[whatwg] HTML 5 vs. XHTML 2.0

Matthew Raymond mattraymond at earthlink.net
Mon Nov 15 17:26:49 PST 2004

Laurens Holst wrote:
> My vote is to create a spec which combines XHTML 2.0 with XHTML 1.1 
> (/XHTML 1.0 Strict), deprecating the XHTML 1.0 tags in stead of removing 
> them altogether, and making an 'HTML' version of it.
> Additionally, it could introduce new tags which seem useful, have a 
> proper use case (I create documentation for my company so I could 
> probably say whether such a tag would at least be meaningful for our 
> technical documentation), and are well-discussed (e.g. the question 
> arises whether <file> isn't just another kind of <name>, and whether 
> they couldn't just all fall under a better-defined <cite>).
> This way, we would be compatible with XHTML 1.0 and 2.0, and we can hope 
> for a possible XHTML 3.0 to adopt our additions :). Co-operation with 
> the XHTML WG and creating some goodwill (adopting XHTML 2.0 alone, 
> causing good browser support, will I think already do that) would 
> probably help a lot with that.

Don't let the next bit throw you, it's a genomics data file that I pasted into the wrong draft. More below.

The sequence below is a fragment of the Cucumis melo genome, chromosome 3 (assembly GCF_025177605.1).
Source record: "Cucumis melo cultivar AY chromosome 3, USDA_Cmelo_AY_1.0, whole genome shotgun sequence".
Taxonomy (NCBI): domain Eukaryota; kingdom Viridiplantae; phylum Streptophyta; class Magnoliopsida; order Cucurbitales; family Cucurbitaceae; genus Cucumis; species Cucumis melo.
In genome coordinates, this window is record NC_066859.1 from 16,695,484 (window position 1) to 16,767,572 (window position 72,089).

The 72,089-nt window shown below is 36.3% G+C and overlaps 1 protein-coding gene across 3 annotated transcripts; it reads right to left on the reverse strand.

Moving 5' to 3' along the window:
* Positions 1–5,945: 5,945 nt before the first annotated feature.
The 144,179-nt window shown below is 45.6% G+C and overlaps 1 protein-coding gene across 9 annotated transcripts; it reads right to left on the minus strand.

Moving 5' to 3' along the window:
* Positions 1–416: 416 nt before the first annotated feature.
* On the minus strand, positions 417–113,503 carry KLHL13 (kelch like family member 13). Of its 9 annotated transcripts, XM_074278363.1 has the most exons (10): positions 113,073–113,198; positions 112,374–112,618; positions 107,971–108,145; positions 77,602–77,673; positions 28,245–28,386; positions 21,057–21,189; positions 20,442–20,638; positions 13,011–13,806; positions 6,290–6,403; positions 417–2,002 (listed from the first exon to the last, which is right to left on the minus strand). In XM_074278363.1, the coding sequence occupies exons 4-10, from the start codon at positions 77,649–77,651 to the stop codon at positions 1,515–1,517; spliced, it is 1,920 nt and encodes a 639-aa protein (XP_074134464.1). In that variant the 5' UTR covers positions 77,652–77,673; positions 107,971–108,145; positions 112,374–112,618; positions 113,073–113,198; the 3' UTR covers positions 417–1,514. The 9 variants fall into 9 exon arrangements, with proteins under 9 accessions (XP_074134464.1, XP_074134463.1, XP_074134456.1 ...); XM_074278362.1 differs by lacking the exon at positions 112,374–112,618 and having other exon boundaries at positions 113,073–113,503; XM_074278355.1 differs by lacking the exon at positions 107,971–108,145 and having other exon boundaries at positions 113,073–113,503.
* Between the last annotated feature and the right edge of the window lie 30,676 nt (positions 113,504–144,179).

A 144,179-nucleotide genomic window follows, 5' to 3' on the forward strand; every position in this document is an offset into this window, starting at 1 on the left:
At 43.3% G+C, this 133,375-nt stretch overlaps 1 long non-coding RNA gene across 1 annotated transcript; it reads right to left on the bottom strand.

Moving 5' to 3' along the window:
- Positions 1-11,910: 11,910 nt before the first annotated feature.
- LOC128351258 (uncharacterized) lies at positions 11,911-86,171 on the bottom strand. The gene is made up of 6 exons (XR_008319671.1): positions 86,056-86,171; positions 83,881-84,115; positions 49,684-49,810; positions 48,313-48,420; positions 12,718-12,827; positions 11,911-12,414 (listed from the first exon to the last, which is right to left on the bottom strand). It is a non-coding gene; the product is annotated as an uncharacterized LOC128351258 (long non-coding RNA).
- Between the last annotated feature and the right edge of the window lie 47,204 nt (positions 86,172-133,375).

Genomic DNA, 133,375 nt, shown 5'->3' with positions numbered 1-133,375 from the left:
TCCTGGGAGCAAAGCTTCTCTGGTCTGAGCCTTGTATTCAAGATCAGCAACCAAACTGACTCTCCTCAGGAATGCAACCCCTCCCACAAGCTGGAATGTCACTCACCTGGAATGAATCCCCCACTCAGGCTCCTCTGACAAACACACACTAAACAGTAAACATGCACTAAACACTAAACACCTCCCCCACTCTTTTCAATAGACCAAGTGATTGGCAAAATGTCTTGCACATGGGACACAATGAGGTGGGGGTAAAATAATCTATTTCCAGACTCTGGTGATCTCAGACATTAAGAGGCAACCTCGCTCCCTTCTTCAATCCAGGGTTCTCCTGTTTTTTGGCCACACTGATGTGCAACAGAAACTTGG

In theory, this is fine. In practice, the HTML Working Group has 
done stuff like this...


    ...And this...


    ...And crap like deliberately changing the name of the |href| 
attribute for <link> to "resource":


    (This is probably to accommodate their new general |href| attribute. 
They've gotten rid of every element that uses the old |href| except for 

    The HTML Working Group isn't just creating an extension of XHTML 1.1 
with some elements removed. They're redefining the markup completely. 
XHTML 2.0 is a completely new markup language. Calling it "XHTML 2.0" is 
probably deceptive in the first place. (Although, it does have MANY 
similarities to XHTML 1.x.)

> If we do not do this, Web Forms and Web Apps should keep their hands off 
> stuff like quote and headings, and just stick to what they were supposed 
> to do. Because personally I do not care, not at all (as in: wouln't like 
> / prefer not to have), for a specification which introduces new tags 
> incompatible with and going in a different direction from XHTML 2.0.

    Whatever we introduce can become incompatible with XHTML 2.0 the 
very next day. XHTML 2.0 is a working draft, not a candidate 
recommendation and not a last call. I would rather try to find the best, 
most backwards compatible way of doing something in markup than try play 
follow-the-leader with a single, self-important W3C working group.

    The bottom line for me is that if the HTML Working Group comes up 
with something useful, let's run with it, but otherwise let's not waste 
our time trying to kiss their collective a$$es. If they respected our 
position in the first place, they'd have made XHTML 2.0 backwards 
compatible from the start.

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